Everyone who is a member of the Spartans has a story to tell. If you wish to share yours, send it in! Photographs are welcome, but please ensure that they are not subject to copyright restrictions. The most recent entries are at the top of the page: click on the names below to go directly to earlier stories.
Bob Ansett Paul Ban Pete Battrick Tony Berry Cath Bombardieri Ashley, Adrian and John Burt Ken Bowes Ray Cilia Paul De Stefanis David Foskey Paul Fraser Ian Gainey Brian Glover Jack Gubbins Bruce Hargreaves Bruce Hargreaves (Comrades 2014) Jim Hopkins Eric Heine Jon Holmes John Kaparelis Manny Karageorgiou Rohan King Ken Matchett
Cyndi Nunn Andrew Selby Colin Silcock-Delaney Stewart Family Jake Ward Steve Williams James Yatomi-Clarke Mitsuo Yonemori
Stories in Newsletters
There are also many stories that aren’t on the website but have been published in newsletters. See here for an index page.
Jake Ward (S1349)
In October this year, I will (hopefully) join a proud group of marathon runners who have completed at least 10 Melbourne Marathons. When I completed my first Melbourne Marathon I couldn’t have imagined that 9 years later I’d be preparing to lace up to tackle number 10. This is my story from novice to Spartan.
My long-distance running journey started in 2002 as a 15 year old away at boarding school. At Geelong Grammar’s Timbertop campus situated between Mansfield and Mt Buller, outdoor education is the main focus of the curriculum and running is one of the core activities. Every student is expected (barring injury) to take part in the 2 to 3 scheduled runs per week, building from a 3 km ‘crossie’ in term 1 up to the 28km end of year ‘Timbertop Marathon’.
Given the location, the running conditions varied from hilly long runs in the afternoon sun, to muddy cross-country runs along the many hiking tracks in the Alpine National Park and even 6 AM runs along the school drive as punishment, or “getting a Buller Road” as we used to call it. I arrived at the campus with little expectation and belief in my running ability, and left at the end of the year with an 11th place in the marathon and my first experience of what hitting the wall felt like. A keen interest in distance running was found and for the next few years, running became a weekly routine, although taking a backseat to playing cricket and golf.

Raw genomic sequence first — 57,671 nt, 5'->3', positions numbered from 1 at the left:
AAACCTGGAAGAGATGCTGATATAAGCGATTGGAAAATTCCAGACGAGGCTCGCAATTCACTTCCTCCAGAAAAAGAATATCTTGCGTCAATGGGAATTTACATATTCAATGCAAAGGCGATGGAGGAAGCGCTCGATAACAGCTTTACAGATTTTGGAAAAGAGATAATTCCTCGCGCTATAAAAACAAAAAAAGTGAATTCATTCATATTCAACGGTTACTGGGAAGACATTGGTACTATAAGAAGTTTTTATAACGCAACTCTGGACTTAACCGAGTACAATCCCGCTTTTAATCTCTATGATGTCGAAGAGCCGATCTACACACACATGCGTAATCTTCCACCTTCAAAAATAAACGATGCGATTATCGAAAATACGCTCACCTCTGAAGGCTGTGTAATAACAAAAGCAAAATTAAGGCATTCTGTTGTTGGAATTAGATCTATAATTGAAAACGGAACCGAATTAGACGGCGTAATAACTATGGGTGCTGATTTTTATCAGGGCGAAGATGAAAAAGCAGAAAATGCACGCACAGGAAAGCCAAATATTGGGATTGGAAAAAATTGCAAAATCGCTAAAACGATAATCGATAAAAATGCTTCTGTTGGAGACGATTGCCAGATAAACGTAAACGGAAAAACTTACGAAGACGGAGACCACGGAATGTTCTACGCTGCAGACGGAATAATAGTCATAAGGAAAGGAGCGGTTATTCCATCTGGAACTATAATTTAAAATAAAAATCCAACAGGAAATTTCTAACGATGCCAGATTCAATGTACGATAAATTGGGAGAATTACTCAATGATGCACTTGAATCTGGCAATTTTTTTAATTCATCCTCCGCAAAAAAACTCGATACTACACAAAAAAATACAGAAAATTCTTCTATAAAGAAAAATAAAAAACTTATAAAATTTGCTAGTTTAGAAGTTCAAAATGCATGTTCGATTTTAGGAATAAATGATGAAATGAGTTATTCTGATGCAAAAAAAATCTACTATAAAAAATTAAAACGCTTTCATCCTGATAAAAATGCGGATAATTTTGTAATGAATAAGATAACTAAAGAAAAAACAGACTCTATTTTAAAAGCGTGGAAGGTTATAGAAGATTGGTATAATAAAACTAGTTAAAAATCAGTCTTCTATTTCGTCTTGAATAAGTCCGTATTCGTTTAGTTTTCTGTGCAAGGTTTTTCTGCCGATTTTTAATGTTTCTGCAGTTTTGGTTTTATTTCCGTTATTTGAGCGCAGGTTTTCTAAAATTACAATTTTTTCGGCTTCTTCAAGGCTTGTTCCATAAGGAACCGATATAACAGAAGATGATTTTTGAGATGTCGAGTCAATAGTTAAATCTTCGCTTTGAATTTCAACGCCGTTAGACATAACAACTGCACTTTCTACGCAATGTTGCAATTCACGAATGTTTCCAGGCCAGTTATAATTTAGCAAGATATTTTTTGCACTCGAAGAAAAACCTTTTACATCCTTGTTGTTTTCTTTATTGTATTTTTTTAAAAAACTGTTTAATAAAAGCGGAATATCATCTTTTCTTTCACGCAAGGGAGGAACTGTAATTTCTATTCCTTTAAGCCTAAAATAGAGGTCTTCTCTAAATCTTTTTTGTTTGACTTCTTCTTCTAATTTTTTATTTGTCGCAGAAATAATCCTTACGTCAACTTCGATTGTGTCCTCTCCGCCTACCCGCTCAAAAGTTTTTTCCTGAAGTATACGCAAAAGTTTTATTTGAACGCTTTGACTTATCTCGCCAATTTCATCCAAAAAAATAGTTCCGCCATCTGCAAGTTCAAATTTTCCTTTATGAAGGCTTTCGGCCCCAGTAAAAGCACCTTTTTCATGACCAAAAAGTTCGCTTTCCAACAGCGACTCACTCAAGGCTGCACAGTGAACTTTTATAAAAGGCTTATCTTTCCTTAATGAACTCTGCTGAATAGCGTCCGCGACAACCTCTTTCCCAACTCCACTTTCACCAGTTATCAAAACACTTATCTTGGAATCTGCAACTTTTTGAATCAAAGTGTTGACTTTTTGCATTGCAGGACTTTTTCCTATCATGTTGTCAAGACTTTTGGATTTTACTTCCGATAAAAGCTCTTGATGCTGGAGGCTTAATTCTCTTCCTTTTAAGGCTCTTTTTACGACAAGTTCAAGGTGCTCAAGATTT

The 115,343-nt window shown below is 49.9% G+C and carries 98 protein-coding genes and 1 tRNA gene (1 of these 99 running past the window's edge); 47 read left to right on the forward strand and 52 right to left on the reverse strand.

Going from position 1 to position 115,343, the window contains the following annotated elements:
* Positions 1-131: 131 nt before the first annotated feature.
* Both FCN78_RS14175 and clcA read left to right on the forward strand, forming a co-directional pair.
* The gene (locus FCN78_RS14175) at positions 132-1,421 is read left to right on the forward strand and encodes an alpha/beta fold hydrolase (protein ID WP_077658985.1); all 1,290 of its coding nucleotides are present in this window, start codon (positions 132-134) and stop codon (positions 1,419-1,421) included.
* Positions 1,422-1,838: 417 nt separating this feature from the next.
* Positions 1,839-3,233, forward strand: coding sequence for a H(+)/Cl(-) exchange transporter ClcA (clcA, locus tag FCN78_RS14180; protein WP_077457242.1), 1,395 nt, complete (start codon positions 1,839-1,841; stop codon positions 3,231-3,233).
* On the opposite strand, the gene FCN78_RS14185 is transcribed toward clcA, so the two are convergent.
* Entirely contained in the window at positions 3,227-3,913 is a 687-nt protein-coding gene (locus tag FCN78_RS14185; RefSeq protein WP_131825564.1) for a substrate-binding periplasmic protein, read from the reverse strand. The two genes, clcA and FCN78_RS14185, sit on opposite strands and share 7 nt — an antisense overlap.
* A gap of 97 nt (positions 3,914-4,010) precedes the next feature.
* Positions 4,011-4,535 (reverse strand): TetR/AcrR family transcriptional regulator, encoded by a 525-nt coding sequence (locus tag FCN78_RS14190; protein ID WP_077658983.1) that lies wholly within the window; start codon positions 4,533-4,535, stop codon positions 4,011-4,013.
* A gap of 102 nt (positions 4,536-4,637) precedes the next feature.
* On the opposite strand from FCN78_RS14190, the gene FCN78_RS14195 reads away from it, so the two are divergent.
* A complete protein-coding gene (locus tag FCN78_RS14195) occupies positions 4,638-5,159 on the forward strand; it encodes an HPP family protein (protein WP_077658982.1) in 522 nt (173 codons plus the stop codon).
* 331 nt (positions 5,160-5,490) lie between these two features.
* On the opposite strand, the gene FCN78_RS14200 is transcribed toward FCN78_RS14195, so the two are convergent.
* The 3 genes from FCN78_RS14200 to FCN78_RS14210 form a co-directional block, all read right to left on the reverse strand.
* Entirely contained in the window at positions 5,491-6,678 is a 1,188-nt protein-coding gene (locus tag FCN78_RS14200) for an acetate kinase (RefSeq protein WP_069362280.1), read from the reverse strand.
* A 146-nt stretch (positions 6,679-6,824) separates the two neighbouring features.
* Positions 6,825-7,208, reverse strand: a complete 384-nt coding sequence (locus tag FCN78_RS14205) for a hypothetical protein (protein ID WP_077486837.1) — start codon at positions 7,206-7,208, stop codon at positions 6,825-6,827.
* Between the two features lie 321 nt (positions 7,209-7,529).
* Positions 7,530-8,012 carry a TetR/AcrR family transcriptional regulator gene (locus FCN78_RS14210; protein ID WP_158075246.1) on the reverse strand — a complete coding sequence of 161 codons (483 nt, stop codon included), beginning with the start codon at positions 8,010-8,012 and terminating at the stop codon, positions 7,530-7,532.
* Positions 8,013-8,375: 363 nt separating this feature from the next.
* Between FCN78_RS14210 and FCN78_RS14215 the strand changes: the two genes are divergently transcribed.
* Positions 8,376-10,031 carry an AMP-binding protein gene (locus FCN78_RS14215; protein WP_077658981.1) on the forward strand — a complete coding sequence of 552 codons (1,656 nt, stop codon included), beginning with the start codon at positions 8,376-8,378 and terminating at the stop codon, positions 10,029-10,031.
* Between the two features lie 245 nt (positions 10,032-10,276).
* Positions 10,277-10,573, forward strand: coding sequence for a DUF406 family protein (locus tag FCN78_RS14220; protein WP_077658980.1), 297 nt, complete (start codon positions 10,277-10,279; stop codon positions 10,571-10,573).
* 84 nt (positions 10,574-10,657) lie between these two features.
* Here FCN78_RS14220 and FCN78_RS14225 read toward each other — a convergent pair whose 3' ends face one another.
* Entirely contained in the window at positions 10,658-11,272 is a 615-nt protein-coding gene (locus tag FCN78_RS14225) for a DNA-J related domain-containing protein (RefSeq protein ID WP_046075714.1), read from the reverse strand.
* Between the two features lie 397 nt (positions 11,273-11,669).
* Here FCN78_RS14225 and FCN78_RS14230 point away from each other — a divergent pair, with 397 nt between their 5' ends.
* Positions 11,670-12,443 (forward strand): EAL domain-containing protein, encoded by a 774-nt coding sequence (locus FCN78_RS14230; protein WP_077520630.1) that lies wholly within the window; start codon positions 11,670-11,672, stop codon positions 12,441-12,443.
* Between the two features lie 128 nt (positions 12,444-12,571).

It wasn’t until 2009 that I had my first involvement in the Melbourne Marathon festival. My sister had a new boyfriend (now husband) who came from a family of runners and we all decided to take part in the half marathon. I don’t remember much of the run but do remember being in agony trying to climb up the old ramp at the Monash Law School the next day and barely being able to move. Sufficed to say my preparation left a lot to be desired, but I instantly had a desire to go one better in 2010.
A solid training program was drawn up and throughout most of 2010, the Melbourne Marathon in October was ringed in red on the calendar. A 3:30 target was set, and in perfect conditions, a strong second half allowed me to enjoy every single minute, turning into the MCG with the roar of the crowd echoing around the stadium and finish in a time of 3:22. Since then it has been a story of progression and ever-increasing commitment to do the best I can each year. I have experienced the highs of marathon running, such as cracking the sacred 3 hour mark in 2013 and the 2:50 mark earlier this year on the Gold Coast, to twice completing the epic Comrades Marathon in South Africa (2014 and 2018). With the highs came the lows, such as hitting the wall badly in 2011 as an over-confident and over-ambitious second timer.